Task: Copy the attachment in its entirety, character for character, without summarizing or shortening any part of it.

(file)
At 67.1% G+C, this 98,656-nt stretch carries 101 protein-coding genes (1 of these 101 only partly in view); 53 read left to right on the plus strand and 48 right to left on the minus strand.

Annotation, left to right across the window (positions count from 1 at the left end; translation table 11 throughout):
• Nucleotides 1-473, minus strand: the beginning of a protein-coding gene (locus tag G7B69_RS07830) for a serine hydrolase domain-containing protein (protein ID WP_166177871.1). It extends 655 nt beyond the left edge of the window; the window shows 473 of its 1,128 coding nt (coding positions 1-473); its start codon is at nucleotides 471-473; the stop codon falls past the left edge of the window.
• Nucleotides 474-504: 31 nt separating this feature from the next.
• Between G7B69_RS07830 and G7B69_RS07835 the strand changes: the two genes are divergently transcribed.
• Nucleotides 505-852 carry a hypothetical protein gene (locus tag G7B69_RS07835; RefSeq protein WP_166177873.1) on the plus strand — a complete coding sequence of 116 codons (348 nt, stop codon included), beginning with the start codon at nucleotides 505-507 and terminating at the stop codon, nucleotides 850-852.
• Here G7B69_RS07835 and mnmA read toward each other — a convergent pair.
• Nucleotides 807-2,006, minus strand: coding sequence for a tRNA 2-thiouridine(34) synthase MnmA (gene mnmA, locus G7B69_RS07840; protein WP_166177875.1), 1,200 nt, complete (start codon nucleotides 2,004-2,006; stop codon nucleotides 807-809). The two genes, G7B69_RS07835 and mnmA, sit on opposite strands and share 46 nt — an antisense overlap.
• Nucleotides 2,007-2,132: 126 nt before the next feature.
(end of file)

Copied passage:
At 67.1% G+C, this 98,656-nt stretch carries 101 protein-coding genes (1 of these 101 only partly in view); 53 read left to right on the plus strand and 48 right to left on the minus strand.

Annotation, left to right across the window (positions count from 1 at the left end; translation table 11 throughout):
• Nucleotides 1-473, minus strand: the beginning of a protein-coding gene (locus tag G7B69_RS07830) for a serine hydrolase domain-containing protein (protein ID WP_166177871.1). It extends 655 nt beyond the left edge of the window; the window shows 473 of its 1,128 coding nt (coding positions 1-473); its start codon is at nucleotides 471-473; the stop codon falls past the left edge of the window.
• Nucleotides 474-504: 31 nt separating this feature from the next.
• Between G7B69_RS07830 and G7B69_RS07835 the strand changes: the two genes are divergently transcribed.
• Nucleotides 505-852 carry a hypothetical protein gene (locus tag G7B69_RS07835; RefSeq protein WP_166177873.1) on the plus strand — a complete coding sequence of 116 codons (348 nt, stop codon included), beginning with the start codon at nucleotides 505-507 and terminating at the stop codon, nucleotides 850-852.
• Here G7B69_RS07835 and mnmA read toward each other — a convergent pair.
• Nucleotides 807-2,006, minus strand: coding sequence for a tRNA 2-thiouridine(34) synthase MnmA (gene mnmA, locus G7B69_RS07840; protein WP_166177875.1), 1,200 nt, complete (start codon nucleotides 2,004-2,006; stop codon nucleotides 807-809). The two genes, G7B69_RS07835 and mnmA, sit on opposite strands and share 46 nt — an antisense overlap.
• Nucleotides 2,007-2,132: 126 nt before the next feature.